The Rule of 1 Percent is applicable not only to business, it actually can apply to any area of your life where you want to improve. Too many people fail in their attempts to improve because they try to go from zero to one hundred without ever passing 50, or 10, or even 1.

I’ve never met anyone who couldn’t make a 1 percent improvement in many areas of their lives, they just have to realize how much of a difference 1 percent can make, especially when the 1 percent comes in many areas.

Don’t overburden yourself trying to change your world all at once. Just improve yourself a little bit and you’ll have improved your world as well. 

 

Why You Can’t Make a Difference

DifferenceI think given the chance everyone would like to make a difference, in the world, in their world of in someone’s world. I hope so anyway but I also realize that I might be a little naive in my thinking. I hope not.

Let’s assume for the purposes of this post that I’m correct and that we all want to make a difference.

So why do so relatively few actually make a difference? I believe it’s because they don’t know that they have in fact been given that chance.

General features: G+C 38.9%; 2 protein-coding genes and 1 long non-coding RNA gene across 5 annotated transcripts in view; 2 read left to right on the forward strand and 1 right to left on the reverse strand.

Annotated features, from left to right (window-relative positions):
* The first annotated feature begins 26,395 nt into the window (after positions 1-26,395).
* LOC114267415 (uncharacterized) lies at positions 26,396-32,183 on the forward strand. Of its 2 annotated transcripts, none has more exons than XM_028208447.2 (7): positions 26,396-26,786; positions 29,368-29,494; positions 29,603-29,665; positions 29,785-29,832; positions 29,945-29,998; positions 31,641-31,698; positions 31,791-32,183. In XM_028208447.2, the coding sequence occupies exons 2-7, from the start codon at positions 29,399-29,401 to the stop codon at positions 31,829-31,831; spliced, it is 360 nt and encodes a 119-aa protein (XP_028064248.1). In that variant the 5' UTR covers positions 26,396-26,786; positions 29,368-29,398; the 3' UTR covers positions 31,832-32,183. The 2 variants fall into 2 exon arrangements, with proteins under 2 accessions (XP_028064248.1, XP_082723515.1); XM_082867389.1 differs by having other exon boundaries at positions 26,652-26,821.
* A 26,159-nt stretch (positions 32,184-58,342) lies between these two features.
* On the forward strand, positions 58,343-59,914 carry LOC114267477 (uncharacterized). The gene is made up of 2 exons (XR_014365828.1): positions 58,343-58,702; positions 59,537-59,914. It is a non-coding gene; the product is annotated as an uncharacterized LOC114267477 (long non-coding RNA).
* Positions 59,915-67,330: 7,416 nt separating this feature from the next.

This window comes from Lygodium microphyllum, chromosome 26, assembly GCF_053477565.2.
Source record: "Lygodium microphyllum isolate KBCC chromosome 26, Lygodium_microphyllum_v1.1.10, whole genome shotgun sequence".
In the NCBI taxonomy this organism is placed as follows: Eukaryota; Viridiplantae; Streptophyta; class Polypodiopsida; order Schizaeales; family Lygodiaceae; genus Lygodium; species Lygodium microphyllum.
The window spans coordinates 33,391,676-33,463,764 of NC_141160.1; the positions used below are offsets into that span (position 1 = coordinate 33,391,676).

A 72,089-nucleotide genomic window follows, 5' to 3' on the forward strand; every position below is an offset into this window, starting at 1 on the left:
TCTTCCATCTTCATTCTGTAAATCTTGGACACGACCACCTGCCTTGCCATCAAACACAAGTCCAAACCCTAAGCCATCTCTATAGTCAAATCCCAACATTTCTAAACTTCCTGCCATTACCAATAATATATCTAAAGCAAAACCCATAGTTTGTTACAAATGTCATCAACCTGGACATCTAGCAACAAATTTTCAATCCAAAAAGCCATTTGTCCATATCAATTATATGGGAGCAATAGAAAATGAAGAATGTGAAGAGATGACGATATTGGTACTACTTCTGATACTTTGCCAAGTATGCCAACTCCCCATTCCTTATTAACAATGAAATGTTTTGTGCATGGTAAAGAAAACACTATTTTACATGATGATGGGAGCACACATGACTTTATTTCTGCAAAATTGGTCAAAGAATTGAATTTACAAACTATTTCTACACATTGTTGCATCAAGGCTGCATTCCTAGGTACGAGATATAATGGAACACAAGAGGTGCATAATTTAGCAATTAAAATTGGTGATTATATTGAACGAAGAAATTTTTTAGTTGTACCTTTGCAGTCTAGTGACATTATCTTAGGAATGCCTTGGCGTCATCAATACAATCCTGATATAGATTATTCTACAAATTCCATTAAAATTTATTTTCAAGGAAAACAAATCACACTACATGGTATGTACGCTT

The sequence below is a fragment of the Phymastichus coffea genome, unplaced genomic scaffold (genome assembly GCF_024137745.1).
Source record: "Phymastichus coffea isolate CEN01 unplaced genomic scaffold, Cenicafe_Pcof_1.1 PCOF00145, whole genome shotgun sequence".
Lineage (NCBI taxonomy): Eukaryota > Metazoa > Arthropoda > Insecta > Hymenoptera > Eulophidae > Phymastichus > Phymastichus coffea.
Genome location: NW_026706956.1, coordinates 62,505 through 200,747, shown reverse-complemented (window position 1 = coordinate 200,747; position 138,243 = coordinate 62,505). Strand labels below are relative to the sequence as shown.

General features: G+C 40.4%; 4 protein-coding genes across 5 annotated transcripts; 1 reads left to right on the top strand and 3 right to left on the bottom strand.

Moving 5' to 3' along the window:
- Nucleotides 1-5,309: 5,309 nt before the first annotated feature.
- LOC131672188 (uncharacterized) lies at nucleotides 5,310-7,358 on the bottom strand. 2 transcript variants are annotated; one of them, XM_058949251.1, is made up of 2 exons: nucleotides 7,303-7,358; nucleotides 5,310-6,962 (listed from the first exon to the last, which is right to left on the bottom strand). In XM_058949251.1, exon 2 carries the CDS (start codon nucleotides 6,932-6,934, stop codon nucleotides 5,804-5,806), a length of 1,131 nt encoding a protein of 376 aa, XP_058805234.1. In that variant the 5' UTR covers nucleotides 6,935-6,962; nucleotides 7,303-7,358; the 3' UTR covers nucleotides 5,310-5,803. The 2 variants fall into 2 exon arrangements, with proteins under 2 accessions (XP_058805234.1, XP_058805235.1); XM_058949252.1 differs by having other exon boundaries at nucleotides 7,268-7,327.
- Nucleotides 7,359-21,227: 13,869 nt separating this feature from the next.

You see, the title of this post is a bit misleading, you can make a difference, the only question is, will you.  You have a life, your decisions make a difference in that life everyday. There are people in your life, you naturally influence the people around you, therefore, you have a chance to make a difference for them.

You might be the only person to smile at them on a given day and that little smile could be a big difference for them. Your efforts at maintaining a positive attitude might rub off on them.  That could possibly make a difference for them and it will definitely make a difference for you.

You don’t need to invent the next iPhone or find the cure for cancer in order to make a difference. You just have to decide that you will make a difference.

Once you decide that you will make a difference, you begin to discover for yourself all the ways that you already do. When you realize that you already do make a difference, you will likely be more intentional at making even more and bigger differences.

If you’ve convinced yourself that you just cannot make a difference for others, then make a difference for yourself. Overcome a fear, learn a new skill, take a risk. Once you know that it can be done, once you know that you can do it, you’ll know that you can help someone else do it too.

Now, here is the most compelling reason to do any of this, to make that difference for you or those around you: because YOU CAN!

The question remains. Will You?